Therein, he stated that the fifth respondent was appointed as a liquidator for VNR Infrastructures Limited, vide order dated 21.09.2017 passed by the NCLT, Hyderabad Bench, and took over the affairs of the said company. Pursuant to the valuation of the assets of the company under liquidation, including the building and land at Road No.3, Banjara Hills, Hyderabad, they were put to sale by issuing an advertisement in newspapers on 29.12.2017. In the auction sale conducted on 31.01.2018, the petitioner company became the highest bidder for the said item of property at Rs.11.55Â Crore. By letter dated 31.01.2018, the petitioner company was called upon to deposit Rs.2,00,75,000/- towards 25% ofÂ the bid amount, inclusive of the sum of Rs.88,00,000/- already paid by it towards the EMD. The authorized representative conceded that the petitioner company did so within the time stipulated. According to him, it was only after publication of the sale notice in newspapers that the liquidator came to know that the Income-tax Department had issued a notice for attachment of the said item of property, under its letter dated 28.10.2016, and had directed the fourth respondent not to register any transactions in relation thereto. He stated that the fifth respondent thereupon approached the fourth respondent and submitted letter dated 12.01.2018 requesting that no weightage should be given to the Income-tax Departments letter as he was appointed as a liquidator on 21.09.2017 and had taken over the companys affairs. Reference was made to Section 33 of the Code to the effect that a liquidation order would result in a moratorium on initiation and continuation of legal proceedings by or against the corporate debtor, i.e., VNR Infrastructures Limited, with effect from the date of appointment of the liquidator. The fifth respondent also addressed letter dated 08.01.2018 to the first respondent requesting him to lift the attachment. However, the first respondent replied on 30.01.2018 that SectionÂ 33 of the Code would not be applicable in the instant case, as the tax proceedings had been initiated prior to theÂ liquidation proceedings under the order of the NCLT. This letter was received on 31.01.2018. The fifth respondent however proceeded with the e-auction sale on the said date, as scheduled. Thereafter, letter dated 08.02.2018 was received from the Income-tax Department in which it claimed that neither Section 178(6) of the Income-tax Act, 1961 (for brevity, the Act of 1961) nor Section 53(1)(e) of the Code would come in the way of the Income-tax Department in proceeding with recovery of taxes. The authorized representative admitted that the fifth respondent issued sale letter dated 10.02.2018 to the petitioner company, whereby it was called upon to pay the balance amount of Rs.8,66,25,000/- within fifteen days. He also admitted receipt of the petitioner companys letter dated 21.02.2018 to get the attachment withdrawn and issuance of the letter dated 22.02.2018 by the fifth respondent reiterating the direction to pay theÂ balance sale consideration within the time stipulated. He further admitted extension of the time limit for payment of the balance sale consideration till 07.03.2018 and again till 16.03.2018. He acknowledged that pursuant to the order datedÂ 15.03.2018 passed by this Court, the petitioner company deposited the balance sale consideration on 16.03.2018, which was kept aside as directed by this Court.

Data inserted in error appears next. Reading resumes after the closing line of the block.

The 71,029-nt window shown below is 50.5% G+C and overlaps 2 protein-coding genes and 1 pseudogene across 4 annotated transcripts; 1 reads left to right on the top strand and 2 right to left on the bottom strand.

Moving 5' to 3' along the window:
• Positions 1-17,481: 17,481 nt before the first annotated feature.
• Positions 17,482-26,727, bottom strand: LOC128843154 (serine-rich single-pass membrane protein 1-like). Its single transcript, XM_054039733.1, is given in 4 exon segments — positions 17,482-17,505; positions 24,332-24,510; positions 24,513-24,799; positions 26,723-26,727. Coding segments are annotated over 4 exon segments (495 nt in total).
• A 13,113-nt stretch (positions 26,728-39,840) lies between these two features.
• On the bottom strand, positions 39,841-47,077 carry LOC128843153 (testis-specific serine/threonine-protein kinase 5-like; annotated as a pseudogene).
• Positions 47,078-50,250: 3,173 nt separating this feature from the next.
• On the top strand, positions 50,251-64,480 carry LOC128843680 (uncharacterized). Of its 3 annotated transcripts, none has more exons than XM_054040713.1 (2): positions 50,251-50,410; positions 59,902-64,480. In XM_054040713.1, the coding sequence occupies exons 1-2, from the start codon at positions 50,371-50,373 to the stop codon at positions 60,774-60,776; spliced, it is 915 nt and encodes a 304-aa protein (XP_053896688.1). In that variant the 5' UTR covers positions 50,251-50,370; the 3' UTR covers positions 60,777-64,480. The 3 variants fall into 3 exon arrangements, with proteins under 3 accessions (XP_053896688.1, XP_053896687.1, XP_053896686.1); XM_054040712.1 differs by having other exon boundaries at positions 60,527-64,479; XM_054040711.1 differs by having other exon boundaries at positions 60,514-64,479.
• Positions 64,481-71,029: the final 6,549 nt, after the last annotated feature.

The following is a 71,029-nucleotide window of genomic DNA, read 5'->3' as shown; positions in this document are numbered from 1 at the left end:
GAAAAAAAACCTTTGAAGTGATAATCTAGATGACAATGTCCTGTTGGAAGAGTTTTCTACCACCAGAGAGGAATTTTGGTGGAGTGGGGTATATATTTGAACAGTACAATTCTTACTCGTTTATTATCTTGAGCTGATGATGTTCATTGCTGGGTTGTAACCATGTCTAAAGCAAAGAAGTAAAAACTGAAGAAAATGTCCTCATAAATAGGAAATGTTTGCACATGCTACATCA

Perusal of the letter dated 28.10.2016 addressed by the first respondent to the fourth respondent reflects that the first respondent stated that the property detailed therein, pertaining to VNR Infrastructures Limited, had been attached by order dated 27.10.2016 and the fourth respondent was requested not to register any document transferring the said property. In his letter dated 08.01.2018, the fifth respondent pointed out to the first respondent that as per Section 33 of the Code, the order of the NCLT would result in a moratorium on the initiation or continuation of legal proceedings by or against the corporate debtor and as per Section 53 of the Code, the Governments dues would be at the fifth position in terms of priority of repayment. The fifth respondent accordingly called upon the first respondent to submit its claim and to immediately cancel the attachment order issued earlier.
The first respondent filed a counter-affidavit pointing out that the attachment of the subject property belonging to VNR Infrastructures Limited, Hyderabad, for recovery of Income-tax arrears was made on 28.10.2016, long before commencement of proceedings under the Code before the NCLT. He further stated that a tax recovery certificate was received from the Deputy Commissioner of Income-tax, Central Circle-I(3), Hyderabad, on 07.09.2016 in relation to recovery of the tax arrears from VNR Infrastructures Limited to the tune of Rs.101,60,55,000/-. Upon receipt of the said certificate, the first respondent served notice in Form No.ITCP-1 under Rule 2 of the Second Schedule to the Act of 1961 on 30.09.2016, which was duly served on the assessee company on 05.10.2016.